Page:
In the back of our minds, that’s always been the cornerstone of what this record was gonna be about. Then fast forward to us getting into the studio together, some days you turn up and you just don’t have a banger in you. Some days, or even for some weeks, months, or maybe a year and a half, you just are making the complete opposite to what you had hoped to make. But that’s what’s coming out. That’s what you’ve gotta make.

We like to let things be what they’re trying to be and it’s challenging when you’re working in a duo as well. Someone might have a really strong idea on something and you really have to let your hands off the reins a little bit so that you can collaborate. You won’t be able to collaborate if one person is strangling the idea too hard.

I’m interested in knowing what some of those techniques are in a collaboration like The Presets. What kind of mechanisms or exercises do you place upon each other to ensure that there’s constructive conflict while also positive collaboration?

I think it all comes down to attitude, really. We have a rule that if someone really doesn’t like something, and the other person is hopping to it, then we can usually let that one slide. If someone’s got a strong vibe and feels really passionate, then we like to enhance that because I think that’s the sort of thing that kicks things over the line.

Take Do What You Want, for instance. The initial idea for that came very quickly, within about half an hour, but it took us about two years to actually nail that down. Just 60 to 70 different versions, maybe 10 different tempos, so many different styles. So many times we were ready to throw that one in the bin but one of us kept coming back to it saying “Oh man, there is something about this one. I think that this has got something good about it. I can’t deny it”. And that’s always been the mission statement for this album: to just write things that are undeniable.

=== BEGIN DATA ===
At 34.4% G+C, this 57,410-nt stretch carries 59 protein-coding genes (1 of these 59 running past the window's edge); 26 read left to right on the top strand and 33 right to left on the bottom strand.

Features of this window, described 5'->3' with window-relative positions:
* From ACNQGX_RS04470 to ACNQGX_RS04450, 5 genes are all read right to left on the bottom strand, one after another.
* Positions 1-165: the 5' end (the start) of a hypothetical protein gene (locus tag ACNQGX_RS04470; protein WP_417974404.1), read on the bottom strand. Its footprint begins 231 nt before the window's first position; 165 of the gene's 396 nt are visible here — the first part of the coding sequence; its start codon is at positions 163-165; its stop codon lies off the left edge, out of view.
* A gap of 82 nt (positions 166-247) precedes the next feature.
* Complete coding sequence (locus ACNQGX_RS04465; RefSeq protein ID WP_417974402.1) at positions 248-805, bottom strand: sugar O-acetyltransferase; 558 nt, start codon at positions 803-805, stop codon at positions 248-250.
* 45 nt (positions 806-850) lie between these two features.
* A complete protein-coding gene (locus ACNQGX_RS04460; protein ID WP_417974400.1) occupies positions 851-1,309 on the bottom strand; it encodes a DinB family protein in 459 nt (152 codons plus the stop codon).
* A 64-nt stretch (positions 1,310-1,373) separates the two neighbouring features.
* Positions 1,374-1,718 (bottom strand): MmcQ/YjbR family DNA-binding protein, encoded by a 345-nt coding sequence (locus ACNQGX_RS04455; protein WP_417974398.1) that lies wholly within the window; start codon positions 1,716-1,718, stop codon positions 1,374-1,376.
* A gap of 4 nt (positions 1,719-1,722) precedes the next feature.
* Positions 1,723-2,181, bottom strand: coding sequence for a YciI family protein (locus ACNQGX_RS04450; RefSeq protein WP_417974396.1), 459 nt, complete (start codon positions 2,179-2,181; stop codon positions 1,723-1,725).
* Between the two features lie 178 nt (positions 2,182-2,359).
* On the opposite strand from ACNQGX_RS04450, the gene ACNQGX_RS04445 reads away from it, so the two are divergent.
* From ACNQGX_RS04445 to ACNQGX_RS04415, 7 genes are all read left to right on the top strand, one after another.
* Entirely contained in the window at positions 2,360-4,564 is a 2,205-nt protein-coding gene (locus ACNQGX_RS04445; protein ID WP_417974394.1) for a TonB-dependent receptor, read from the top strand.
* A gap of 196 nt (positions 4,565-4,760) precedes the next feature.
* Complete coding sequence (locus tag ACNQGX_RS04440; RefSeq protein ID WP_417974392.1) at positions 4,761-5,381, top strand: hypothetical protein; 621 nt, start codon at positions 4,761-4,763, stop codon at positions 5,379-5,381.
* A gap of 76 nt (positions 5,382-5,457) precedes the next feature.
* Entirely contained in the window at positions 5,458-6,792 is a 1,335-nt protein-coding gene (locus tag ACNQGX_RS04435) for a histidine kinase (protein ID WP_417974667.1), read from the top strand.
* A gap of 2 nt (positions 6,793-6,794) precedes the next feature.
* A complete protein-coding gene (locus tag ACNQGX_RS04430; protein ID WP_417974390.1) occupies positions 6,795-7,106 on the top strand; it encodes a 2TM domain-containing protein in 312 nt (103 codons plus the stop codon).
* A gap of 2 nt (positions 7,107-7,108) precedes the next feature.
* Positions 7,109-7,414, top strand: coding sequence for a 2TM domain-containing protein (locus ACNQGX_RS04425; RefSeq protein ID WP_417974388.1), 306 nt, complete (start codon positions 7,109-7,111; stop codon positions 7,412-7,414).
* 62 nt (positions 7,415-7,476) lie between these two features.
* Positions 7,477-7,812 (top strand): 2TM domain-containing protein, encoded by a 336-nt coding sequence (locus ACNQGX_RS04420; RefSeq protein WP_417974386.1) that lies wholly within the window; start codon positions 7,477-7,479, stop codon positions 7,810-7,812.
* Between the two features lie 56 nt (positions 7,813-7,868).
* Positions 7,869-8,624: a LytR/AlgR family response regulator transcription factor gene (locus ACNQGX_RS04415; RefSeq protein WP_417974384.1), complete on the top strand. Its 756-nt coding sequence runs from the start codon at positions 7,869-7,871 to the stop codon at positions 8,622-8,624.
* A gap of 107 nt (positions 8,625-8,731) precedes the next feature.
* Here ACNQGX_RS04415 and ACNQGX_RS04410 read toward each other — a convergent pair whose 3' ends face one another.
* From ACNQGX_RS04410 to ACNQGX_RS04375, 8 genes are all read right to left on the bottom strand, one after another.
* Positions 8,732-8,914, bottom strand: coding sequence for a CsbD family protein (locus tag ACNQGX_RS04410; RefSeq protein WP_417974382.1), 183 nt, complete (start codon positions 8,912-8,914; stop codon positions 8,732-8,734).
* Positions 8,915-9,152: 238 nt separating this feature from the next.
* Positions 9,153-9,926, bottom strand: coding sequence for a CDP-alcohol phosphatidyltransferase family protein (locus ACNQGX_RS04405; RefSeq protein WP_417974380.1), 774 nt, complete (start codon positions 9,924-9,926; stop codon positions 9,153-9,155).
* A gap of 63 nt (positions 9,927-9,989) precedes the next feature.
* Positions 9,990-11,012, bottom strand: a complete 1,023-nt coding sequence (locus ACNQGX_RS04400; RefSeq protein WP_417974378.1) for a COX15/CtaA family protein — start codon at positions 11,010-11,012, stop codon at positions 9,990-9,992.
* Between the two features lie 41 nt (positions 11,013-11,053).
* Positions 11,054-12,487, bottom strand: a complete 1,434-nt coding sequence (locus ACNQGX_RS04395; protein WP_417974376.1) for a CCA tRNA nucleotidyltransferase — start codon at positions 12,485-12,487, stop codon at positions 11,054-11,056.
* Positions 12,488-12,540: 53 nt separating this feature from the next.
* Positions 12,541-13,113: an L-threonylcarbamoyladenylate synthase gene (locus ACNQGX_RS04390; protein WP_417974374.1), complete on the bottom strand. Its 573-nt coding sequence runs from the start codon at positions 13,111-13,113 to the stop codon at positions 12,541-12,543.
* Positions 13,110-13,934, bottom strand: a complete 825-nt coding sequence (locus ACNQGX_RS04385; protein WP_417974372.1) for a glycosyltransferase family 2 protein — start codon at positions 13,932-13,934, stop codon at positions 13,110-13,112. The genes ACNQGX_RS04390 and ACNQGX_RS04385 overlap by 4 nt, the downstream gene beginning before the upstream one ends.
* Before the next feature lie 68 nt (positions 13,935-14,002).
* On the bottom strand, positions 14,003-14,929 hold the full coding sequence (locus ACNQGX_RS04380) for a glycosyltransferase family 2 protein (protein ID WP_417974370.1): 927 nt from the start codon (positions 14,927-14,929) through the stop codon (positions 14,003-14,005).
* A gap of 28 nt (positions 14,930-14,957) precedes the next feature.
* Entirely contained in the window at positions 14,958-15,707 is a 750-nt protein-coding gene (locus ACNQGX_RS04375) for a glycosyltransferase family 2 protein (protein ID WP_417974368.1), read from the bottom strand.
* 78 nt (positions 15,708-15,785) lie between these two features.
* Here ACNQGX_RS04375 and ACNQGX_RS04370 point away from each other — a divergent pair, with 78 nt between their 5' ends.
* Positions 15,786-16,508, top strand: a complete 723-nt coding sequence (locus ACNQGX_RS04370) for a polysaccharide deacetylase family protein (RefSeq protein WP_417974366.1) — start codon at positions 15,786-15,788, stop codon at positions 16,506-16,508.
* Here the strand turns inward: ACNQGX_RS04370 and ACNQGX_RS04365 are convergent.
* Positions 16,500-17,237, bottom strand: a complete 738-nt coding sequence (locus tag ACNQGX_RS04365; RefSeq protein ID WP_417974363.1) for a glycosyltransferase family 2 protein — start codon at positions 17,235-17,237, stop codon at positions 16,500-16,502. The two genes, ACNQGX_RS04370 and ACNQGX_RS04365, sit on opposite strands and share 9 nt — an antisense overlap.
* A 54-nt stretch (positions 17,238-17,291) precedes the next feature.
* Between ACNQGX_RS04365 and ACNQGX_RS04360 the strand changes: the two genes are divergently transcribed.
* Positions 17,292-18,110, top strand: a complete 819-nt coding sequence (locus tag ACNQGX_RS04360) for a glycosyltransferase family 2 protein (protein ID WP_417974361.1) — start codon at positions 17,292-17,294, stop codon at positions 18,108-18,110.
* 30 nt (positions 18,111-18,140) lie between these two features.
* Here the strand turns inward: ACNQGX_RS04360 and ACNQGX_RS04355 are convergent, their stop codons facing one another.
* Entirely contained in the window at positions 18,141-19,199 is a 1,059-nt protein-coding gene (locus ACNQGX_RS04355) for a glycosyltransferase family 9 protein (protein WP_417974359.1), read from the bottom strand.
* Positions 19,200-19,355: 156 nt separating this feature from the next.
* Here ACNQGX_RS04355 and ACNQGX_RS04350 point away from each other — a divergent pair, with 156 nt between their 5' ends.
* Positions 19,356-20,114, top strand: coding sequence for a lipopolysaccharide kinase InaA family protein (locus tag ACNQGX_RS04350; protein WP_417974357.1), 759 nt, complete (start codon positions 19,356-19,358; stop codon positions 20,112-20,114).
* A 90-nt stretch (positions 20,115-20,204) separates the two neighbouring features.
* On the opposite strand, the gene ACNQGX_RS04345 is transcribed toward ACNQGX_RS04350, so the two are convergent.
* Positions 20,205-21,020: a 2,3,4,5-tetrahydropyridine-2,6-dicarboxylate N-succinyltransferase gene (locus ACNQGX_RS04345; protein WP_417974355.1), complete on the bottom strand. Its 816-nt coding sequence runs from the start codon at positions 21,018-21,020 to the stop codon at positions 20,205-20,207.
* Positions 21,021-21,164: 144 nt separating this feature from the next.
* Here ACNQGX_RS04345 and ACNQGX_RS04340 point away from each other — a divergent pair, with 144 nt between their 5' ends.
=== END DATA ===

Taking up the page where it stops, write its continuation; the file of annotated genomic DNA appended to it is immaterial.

It’s not always easy, just getting back to your initial question about navigating the collaborative process. Sometimes it’s real complex and sometimes it can get really bloody, but we had to learn as people to navigate that. I think that if we were constantly agreeing with each other and saying “Yeah, that’s cool. Yeah, that’s cool”, then we would be making pretty terrible music. But certainly, the flip part of that is that at times it can be very hard and emotional, and you can sometimes find yourself wondering why you’re doing it or “How could I possibly get back in the studio again?” or “Do I have another album in me?” It can be very hard at times.

What’s your criteria on what’s ‘the right stuff’ that goes into selecting who’s going to be featured on the album, and who’s gonna work on the album with you?

When we decided to open up the doors on this album and start getting other people in instrumentally, vocally, and as producers, you sort of start with a wish-list of people that you admire. You start sending emails out to people and you get parts back, or you end up getting someone interested who says they’re gonna do something and then months go past and they stop responding to your emails.

I think what we found worked really well, and certainly worked really well on this record, was that the collaborations that really meant something and that we loved were from people that we’re already affiliated with and are friends with.